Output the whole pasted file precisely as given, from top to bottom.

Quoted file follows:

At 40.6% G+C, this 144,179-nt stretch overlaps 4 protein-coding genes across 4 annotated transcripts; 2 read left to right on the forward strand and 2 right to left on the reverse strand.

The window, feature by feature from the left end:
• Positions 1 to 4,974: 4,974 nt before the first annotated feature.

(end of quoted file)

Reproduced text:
At 40.6% G+C, this 144,179-nt stretch overlaps 4 protein-coding genes across 4 annotated transcripts; 2 read left to right on the forward strand and 2 right to left on the reverse strand.

The window, feature by feature from the left end:
• Positions 1 to 4,974: 4,974 nt before the first annotated feature.